This week, President Obama delivered his seventh and last State of the Union address. Regardless of where one stands on his policies/politics, he gives one hell of a speech.
Post-game analysis was fairly predictable. Republicans panned it policy-wise while Democrats were falling all over themselves with praise. It was, to me, reminiscent of President Reagan’s final SOTU, the wrapping up of two terms in a nice package. This is a compliment to both men.
The traditional “other party” -- in this case Republican -- response was noteworthy, and for a number of reasons.
First, it was a civility teacher’s dream. Governor Nikki Haley of South Carolina showed why many consider her a front-runner for the VP nod, presuming it’s not Donald Trump, whom she appeared to be calling out on the issue of tolerance -- a charge the governor denies.
Second, she did an excellent job of weaving praise and criticism in the direction of the president, citing his historic election and the excitement he created while then stating that his record had “often fallen far short of his soaring words.”
And finally, she made a case for the GOP needing to take a share of the blame for the erosion of the public trust, saying, “We need to accept that we’ve played a role in how and why our government is broken.”
Back to the president, the Independent Voter Project has taken note of his calls for, either directly or indirectly, a number of things that are at the very core of what we stand for, most notably that democracy functions best when the most people participate.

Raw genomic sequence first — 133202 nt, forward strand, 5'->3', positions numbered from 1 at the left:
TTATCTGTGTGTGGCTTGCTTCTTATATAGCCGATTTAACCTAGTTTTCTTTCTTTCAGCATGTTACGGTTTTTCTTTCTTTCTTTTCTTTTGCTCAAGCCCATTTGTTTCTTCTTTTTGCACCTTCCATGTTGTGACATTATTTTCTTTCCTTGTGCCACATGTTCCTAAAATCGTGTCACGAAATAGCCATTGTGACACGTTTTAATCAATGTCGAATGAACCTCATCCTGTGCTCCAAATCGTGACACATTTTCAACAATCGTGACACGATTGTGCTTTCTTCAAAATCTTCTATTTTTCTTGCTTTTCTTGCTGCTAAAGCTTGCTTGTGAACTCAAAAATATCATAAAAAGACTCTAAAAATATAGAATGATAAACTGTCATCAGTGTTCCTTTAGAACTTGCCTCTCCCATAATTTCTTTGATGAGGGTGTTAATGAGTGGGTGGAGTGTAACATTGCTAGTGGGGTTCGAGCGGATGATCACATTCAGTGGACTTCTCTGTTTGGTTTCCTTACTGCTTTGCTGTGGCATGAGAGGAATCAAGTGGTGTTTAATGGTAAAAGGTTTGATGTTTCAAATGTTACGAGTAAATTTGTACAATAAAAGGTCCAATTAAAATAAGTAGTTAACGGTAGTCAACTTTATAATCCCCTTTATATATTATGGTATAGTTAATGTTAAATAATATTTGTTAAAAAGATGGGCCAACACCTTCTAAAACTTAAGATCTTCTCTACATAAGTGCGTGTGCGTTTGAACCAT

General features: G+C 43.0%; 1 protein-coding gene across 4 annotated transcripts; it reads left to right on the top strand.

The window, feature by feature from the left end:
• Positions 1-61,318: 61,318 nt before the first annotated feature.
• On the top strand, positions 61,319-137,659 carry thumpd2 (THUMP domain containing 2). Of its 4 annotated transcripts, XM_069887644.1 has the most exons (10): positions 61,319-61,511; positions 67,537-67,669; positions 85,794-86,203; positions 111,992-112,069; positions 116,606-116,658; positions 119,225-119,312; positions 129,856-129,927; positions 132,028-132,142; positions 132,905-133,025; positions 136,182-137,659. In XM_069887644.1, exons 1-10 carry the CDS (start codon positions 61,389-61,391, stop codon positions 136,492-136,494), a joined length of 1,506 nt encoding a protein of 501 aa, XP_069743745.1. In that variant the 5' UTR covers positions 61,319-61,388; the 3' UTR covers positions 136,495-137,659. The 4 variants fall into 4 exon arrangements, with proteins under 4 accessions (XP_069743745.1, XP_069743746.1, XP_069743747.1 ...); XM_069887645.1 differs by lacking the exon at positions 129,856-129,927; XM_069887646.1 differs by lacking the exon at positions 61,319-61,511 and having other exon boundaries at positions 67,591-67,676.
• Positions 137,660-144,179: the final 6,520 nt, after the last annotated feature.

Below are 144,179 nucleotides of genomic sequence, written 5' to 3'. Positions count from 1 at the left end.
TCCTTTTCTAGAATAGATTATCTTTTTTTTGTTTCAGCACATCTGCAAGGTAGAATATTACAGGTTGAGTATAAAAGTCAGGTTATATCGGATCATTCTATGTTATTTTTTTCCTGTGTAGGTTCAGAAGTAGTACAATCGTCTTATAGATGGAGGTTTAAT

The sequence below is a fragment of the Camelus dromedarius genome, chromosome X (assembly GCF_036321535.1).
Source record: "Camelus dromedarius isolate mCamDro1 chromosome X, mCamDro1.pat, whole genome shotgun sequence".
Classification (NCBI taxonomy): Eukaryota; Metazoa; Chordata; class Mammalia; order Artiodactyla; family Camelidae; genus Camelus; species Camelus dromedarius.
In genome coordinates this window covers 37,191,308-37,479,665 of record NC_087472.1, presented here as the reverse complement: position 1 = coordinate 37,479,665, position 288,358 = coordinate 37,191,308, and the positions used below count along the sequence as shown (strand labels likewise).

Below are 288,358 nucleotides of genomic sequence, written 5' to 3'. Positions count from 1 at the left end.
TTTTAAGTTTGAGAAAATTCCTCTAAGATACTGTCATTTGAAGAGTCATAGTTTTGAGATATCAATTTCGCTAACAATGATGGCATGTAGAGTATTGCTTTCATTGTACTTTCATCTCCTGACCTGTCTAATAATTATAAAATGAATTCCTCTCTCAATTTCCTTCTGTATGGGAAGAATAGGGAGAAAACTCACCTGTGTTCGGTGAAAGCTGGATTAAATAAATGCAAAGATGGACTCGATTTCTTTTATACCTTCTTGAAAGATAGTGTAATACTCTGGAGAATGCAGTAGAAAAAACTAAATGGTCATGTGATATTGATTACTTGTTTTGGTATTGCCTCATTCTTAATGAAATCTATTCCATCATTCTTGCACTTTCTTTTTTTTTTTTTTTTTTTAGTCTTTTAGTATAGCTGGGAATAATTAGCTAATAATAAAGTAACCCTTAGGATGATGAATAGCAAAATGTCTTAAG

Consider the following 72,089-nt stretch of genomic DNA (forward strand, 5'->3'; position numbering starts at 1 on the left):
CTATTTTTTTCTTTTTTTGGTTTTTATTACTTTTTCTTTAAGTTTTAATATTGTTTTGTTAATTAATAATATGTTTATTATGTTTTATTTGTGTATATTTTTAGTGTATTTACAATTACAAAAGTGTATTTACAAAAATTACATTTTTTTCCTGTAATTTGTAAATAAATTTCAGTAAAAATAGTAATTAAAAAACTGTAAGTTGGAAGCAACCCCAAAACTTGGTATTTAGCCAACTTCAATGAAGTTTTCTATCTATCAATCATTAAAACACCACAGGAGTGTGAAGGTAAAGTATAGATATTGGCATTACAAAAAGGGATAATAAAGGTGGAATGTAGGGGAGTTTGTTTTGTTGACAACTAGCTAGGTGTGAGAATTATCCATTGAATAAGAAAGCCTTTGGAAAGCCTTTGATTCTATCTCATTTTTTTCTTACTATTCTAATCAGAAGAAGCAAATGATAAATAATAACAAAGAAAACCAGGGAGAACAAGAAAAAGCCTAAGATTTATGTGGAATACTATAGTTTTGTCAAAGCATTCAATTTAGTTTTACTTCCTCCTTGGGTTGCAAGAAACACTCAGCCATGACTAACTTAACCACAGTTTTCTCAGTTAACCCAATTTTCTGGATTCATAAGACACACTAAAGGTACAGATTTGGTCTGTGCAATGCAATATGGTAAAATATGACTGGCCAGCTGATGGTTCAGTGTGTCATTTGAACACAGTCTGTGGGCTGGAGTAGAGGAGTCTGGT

“The future we want—opportunity and security for our families; a rising standard of living and a sustainable, peaceful planet for our kids—all that is within our reach. But it will only happen if we work together. It will only happen if we can have rational, constructive debates.” “It will only happen if we fix our politics.”
“And if we want a better politics…we have to change the system to reflect our better selves.”
“We have to end the practice of drawing our congressional districts so that politicians can pick their voters, and not the other way around.”
“Changes in our political process—in not just who gets elected but how they get elected—that will only happen when the American people demand it.”
“So, my fellow Americans, whatever you may believe, whether you prefer one party or no party, our collective future depends on your willingness to uphold your obligations as a citizen. To vote.”
“We’ve got to make voting easier, not harder, and modernize it for the way we live now. And over the course of this year, I intend to travel the country to push for reforms that do.”
The Independent Voter Project supports efforts relative to increasing civility, compromise, and respect for other people’s opinions. Having both sides—all sides--simply talking to each other. We support legislative districts not being drawn by legislators and of course, we support increasing voter turnout and have taken an active role in educating the public about the rights of not only independent voters, but all voters to have their voice heard at all stages of our election process.
We applaud the president recognizing and pledging to take an active role in improving the voter landscape and we’ll be watching with great interest.
Editor's note: Jeff Marston is co-chair of the Independent Voter Project.